Outsourced World: Seducing Goddess Durga During the Clinton Era – Memoir, Travel/Asia, Globalization, India, Oil & Gas Industry
With its hi-tempo yet easy prose, Outsourced World – Seducing Goddess Durga During the Clinton Era calmly explains how the “New World Order” — comprised of Offshoring, and the WTO, and a globalized Outsourcing regime begging to be abused, plus a centralized Internet schema, and multiculturalism imposed exclusively upon ‘Western’ nations — was rolled out to an unsuspecting world right after the First Gulf War.
To many the 1990s will feel very distant. But to nonchalantly dismiss that unique and transformative decade would be a grave error. Why? Because the protracted crisis most of us have been living through since 2008 is the poisonous fruit grown from seeds planted during “the Clinton Era”.
Thanks to the 2016 Presidential election, those “Bonnie & Clyde Clinton’s” may at last be losing their surreal grip on the general publics’ unworldly and gullible imaginations. Nevertheless, most will remain mired in legislation enacted while almost everyone’s attention was kept focused on a vastly over-hyped Y2K problem.
Presenting a series of well-researched facts while adding value and originality through the application of the Author’s own deductions, Outsourced World succeeds in showing how that First Gulf War was conspiratorially used to trigger (or help clear the way) for all those Globalizing initiatives listed at the top of this book blurb.
Intertwined with his own entertaining (and ofttimes educational) 1996-era Odyssey, long hidden aspects of this “New World Order” project are patiently and clearly explained, and in logical sequence. And wherever appropriate, they appear in close relation to how they impacted the Author’s own predicament in both Abu Dhabi and Kuala Lumpur. Therefore, you will gain precious insights into how those two iconic cities felt just a few short years before they entered hyper-speed development.
During 3QTR 2017, this first volume (Wanderlust) in a short series was reviewed by a polyglot political correspondent and graduate of Cambridge University, England. You can access the full review via a link on this book’s dedicated website. Meanwhile, here are some non-contiguous extracts:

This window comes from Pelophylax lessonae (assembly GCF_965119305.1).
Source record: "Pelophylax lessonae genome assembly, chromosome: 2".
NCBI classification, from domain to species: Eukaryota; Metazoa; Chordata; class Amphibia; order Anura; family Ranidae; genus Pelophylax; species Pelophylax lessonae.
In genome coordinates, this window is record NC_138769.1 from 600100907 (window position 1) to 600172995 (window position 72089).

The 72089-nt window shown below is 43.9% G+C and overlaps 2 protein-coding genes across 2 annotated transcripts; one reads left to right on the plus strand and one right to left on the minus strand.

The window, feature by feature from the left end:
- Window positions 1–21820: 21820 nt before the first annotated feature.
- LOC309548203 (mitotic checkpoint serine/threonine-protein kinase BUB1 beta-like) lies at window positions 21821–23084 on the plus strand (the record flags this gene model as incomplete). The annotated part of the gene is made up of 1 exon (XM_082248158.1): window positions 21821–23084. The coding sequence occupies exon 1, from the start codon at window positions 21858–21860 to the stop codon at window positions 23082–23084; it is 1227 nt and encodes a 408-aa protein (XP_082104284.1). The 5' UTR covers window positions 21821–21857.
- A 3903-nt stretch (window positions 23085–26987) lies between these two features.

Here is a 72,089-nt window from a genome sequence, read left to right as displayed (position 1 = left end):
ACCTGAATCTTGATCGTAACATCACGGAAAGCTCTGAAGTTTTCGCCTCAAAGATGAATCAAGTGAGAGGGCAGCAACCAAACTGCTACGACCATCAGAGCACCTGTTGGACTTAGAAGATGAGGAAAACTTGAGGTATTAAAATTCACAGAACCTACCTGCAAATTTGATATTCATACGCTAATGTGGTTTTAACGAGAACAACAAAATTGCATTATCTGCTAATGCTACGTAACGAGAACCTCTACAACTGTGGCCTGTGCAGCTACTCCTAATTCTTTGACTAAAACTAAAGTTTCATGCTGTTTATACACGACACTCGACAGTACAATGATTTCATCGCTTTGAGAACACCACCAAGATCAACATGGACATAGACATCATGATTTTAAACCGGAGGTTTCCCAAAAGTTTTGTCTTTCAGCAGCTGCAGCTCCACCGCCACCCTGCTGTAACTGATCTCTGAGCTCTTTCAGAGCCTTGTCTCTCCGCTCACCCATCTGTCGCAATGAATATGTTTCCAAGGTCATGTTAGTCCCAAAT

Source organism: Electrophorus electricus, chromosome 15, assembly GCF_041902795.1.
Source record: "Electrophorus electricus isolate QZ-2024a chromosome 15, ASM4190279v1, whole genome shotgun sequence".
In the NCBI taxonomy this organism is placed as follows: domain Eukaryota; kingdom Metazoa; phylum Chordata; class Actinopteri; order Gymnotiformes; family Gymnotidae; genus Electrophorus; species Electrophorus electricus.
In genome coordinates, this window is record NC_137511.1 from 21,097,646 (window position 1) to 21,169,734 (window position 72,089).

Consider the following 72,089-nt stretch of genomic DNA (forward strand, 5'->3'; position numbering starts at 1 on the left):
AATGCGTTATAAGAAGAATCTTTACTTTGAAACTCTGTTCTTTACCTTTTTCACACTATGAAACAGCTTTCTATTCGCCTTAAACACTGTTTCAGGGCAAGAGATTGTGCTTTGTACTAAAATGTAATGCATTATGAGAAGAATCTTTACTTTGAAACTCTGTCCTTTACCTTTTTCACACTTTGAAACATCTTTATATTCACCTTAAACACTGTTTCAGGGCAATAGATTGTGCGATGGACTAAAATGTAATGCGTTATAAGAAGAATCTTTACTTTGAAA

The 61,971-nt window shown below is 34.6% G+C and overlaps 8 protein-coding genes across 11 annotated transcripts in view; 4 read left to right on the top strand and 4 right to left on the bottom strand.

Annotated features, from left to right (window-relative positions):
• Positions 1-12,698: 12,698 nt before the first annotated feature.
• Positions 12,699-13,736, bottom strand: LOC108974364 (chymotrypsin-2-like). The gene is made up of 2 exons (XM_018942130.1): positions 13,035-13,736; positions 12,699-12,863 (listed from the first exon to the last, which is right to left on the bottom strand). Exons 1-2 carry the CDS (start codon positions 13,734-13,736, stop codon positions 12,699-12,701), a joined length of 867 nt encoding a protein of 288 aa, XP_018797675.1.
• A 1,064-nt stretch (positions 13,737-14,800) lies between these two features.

The autobiography which provides the framework of this volume is a gripping personal odyssey by a true raconteur.
Unassumingly woven into this narrative are Wilson’s hard-won, long-refined findings as to the monetary conspiracies and mind-control schemes — largely spun by or within the British Establishment — which now have the world in their grasp. These are seen to be the very schemes that suck the lifeblood out of any economy and culture.
All of what Wilson traces in this book — as set out in a rich variety of models — is but one element of the (still Western-led) “New World Order” that was formally announced in 1991, and which increasingly gathered steam throughout that decade of the 1990s.
This book is a treasure trove of signposts and observations which [readers] of any persuasion will appreciate for its honesty, coherence and style.
To understand complex issues in the shortest time, and to navigate two decades shaped by more than their fair share of chronic lies and deceptions, it always pays to go back to their source, or their origins. Too many laws and statues enacted during the 1990s now appear to have been designed with malice aforethought. They have since reached those goals intended; namely the evisceration of the West’s middle classes, and the pauperization its working classes. The clear way this book navigates the roots of this phenomenon represents one of its major USPs.
The 200 pages (including Addenda) that comprise the first volume of “Outsourced World” guides the reader through what would otherwise look like a thick maze to most. On a net basis, even the more experienced and well-traveled adults become significantly more informed having finished it.
This book does contain risqué scenes, so it is not meant to be read by those under 18 years. For example, sexual romps with some truly delightful, “East of Suez” women are explicitly described. Yet even these are re-framed in order that cultural insights, religious hypocrisy, and geographic comparisons can be maturely assessed. Such eye-opening vignettes are this Memoir’s raw evidence; they also soften the blow of this book’s deeper (more political) content.
This read could satisfy every Vive La Différence connoisseur. It will be valued by those who respect individual self-determination, and by those seeking guidance on how different (even conflicting) cultures can actually understand and enjoy each other when left alone to interact naturally and locally. This is a title equally suited to the armchair reader (male or female), to those stuck in a hotel on business in need of substantive entertainment, and those negotiating long-distance travel who really do need something truly original, bright, and substantive to compensate for that hassle and jet lag. Enjoy!